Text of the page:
Table 6.23Cohort studies on the association between smoking and periodontitis

Bolin et al. 1986170 men and179 women
Aged 18–65 years at baseline
10Loss of interproximal alveolar boneMean bone loss (% of root length) by baseline smoking status and cigarettes smoked/day, standardized for plaque level
   1–9 cigarettes/day5.1
   10–20 cigarettes/day5.5
   >20 cigarettes/day5.6
Unclear if nonsmokers included former smokers
Feldman et al. 1987483 men from the Veterans Administration Normative Aging Study
United States(Boston)
66-year change in mean PPD*, tooth mobility, and radiographic alveolar bone lossMean change in PPD by baseline smoking status
Mean change in tooth mobility
Mean change in alveolar bone level
Ismail et al. 1990167 adults
Aged 5–60 years at baseline
United States(Michigan)
28Change in mean LPA ≥2 mmOR = 14.2 (95% CI§, 4.1–48.7) for smoking (assessed at baseline); this multiple logistic regression model also included year of birth and amount of tooth mobility
Bolin et al. 1993170 men and179 women
Aged 18–65 years at baseline
10Loss of interproximal alveolar boneMean bone loss (% of bone height/root length) by baseline and follow- up smoking status and by baseline cigarettes/day
   1–9 cigarettes/day5.2
   10–20 cigarettes/day6.0
   >20 cigarettes/day6.3
 Former smokers(stopped smoking during the 10-year period)4.4
Brown et al. 1994611 community- dwelling persons
Aged ≥65 years at baseline
United States(North Carolina)
1.52 or more sites with incident LPA≥3 mmOR = 3.4 (95% CI, 1.6–7.5) among white adults who smoked cigarettes regularly; this logistic regression model included levels of Porphyromonas gingivalis, most recent medical care, and feelings of depression
McGuire and Nunn 1996100 treated periodontal patients
Aged 22–71 years at baseline
United States(Texas)
55-category clinical prognosis scoreOR = 1.9 (95% CI, 1.2–3.1) for smoking and a worsening prognosis
Beck et al. 1997540 persons
Aged ≥65 years at baseline
United States(North Carolina)
5At least 1 periodontal site with LPA ≥3 mmRRΔ = 1.6 (95% CI, 1.2–2.0); analysiswas conducted at the level of theperiodontal site; referent groupincluded both never and former smokers; this logistic regression model also included Porphyromonas gingivalis status, number of missing teeth, tooth type, periodontal site type, educational attainment, and most recent dental visit
Machtei et al. 199744 women and35 men with established periodontitis
Aged 25–66 years at baseline
United States(New York)
1Increased periodontal breakdown(mean bone loss exceeding 2 standard deviations based on radiographic examination)OR = 5.41 (95% CI, 1.50–19.5) for smoking and increased periodontal breakdown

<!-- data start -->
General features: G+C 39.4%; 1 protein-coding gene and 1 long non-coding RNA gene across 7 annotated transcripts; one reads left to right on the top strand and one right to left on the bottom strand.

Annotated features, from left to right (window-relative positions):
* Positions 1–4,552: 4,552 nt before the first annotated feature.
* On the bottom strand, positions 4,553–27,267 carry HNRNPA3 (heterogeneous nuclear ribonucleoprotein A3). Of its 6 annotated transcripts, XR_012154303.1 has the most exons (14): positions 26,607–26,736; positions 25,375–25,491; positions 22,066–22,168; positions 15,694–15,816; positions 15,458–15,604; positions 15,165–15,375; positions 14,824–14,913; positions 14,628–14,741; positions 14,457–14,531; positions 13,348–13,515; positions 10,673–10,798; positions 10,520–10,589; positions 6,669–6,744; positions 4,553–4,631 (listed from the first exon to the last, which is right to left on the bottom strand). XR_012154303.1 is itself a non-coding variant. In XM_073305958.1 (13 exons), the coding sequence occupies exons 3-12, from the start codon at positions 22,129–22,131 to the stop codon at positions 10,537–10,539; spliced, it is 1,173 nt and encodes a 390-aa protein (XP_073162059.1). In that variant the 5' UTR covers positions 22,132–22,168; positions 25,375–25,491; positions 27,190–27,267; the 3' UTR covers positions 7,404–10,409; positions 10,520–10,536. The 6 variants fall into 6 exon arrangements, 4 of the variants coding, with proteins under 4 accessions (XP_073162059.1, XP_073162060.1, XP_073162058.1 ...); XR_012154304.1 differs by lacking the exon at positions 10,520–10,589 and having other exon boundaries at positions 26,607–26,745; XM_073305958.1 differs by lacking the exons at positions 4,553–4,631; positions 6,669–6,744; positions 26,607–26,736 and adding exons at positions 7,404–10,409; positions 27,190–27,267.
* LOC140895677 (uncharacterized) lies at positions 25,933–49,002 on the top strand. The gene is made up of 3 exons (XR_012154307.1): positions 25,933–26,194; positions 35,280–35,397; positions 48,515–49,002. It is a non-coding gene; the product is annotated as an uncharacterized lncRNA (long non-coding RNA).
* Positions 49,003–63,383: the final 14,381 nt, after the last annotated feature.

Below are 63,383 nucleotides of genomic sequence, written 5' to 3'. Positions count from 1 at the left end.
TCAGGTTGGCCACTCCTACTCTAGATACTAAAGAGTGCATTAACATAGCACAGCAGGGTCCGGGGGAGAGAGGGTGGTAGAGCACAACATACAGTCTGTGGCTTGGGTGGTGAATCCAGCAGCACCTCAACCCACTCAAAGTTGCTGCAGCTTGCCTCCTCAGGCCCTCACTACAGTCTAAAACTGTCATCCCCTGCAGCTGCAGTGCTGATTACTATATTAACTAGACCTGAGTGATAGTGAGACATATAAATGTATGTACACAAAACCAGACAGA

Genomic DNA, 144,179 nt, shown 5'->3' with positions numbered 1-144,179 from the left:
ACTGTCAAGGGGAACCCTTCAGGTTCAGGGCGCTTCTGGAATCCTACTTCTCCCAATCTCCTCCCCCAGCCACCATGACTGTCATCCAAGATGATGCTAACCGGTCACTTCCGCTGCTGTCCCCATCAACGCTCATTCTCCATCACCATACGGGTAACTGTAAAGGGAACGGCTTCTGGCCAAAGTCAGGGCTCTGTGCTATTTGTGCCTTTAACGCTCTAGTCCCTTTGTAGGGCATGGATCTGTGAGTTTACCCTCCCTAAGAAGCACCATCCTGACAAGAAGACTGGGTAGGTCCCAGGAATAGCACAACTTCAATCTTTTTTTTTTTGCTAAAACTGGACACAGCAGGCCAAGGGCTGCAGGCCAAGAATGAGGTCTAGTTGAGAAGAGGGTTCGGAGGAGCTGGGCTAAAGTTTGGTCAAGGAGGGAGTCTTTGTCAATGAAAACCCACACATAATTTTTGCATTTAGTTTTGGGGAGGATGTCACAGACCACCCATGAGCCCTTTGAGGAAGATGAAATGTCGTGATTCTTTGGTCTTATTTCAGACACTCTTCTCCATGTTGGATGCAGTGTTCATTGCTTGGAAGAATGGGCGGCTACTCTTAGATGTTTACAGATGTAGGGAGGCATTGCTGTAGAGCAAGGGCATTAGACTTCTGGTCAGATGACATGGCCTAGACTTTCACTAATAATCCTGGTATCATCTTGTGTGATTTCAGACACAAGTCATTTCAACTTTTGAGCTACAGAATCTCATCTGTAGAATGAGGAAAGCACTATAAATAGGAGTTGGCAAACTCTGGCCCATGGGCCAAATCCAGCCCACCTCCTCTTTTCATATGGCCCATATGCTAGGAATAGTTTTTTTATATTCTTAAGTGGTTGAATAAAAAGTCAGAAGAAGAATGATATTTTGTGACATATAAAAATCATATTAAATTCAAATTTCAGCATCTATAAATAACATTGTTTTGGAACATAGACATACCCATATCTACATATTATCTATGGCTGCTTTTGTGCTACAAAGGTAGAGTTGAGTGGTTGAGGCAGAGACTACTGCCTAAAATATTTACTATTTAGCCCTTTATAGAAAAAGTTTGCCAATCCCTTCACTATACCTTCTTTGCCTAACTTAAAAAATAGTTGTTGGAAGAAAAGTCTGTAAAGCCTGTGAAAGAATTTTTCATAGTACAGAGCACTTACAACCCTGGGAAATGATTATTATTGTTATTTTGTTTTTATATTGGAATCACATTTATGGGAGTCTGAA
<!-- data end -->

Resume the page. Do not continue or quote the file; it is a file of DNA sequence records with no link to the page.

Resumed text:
Sites that experienced loss of clinical attachment (mean %)
Mean clinical attachment loss (mm)
Mean bone height loss (mm)
Sites with bone height loss (mean %)
Elter et al. 1999697 community- dwelling persons
Aged ≥65 years at baseline
United States(North Carolina)
7At least 1 site with incident LPA≥3 mmRR = 1.4 (95% CI, 1.1–1.7) among whites and 1.9 (95% CI, 1.6–2.2) among blacks for current smoking; multivariable Poisson regression models included a number of site- level and person-level variables
Machtei et al. 1999415 persons with little or no periodontal disease
Aged 25–75 years at baseline
United States(New York)
2–5Mean LPA ≥1.95 mmMean annual LPA (mm)
Sites experiencing LPA (mean %)
Smoking also was a strong predictor of annual changes in PPD* in multiple linear regression models
Norderyd et al. 1999Population-based sample of 357 persons
Aged 20, 30, 40, 50, and 60 years at baseline
176 or more sites with radiographic alveolar bone loss>20%OR = 12.0 (95% CI, 4.5–32.1) for smoking and bone loss
Faddy et al. 2000456 university staff members
Aged 18–65 years
34 or more sites with PPD ≥4 mmCurrent smokers had a 28% higher rate of disease regression than non- smokers of the same age and gender; used Markov chain models to model transition probabilities of changes in disease state

PPD = Probing pocket depth, measured in millimeters.

LPA = Loss of periodontal attachment.

OR = Odds ratio.


CI = Confidence interval.


RR = Relative risk.

From: 6, Other Effects

Cover of The Health Consequences of Smoking
The Health Consequences of Smoking: A Report of the Surgeon General.
Office of the Surgeon General (US); Office on Smoking and Health (US).

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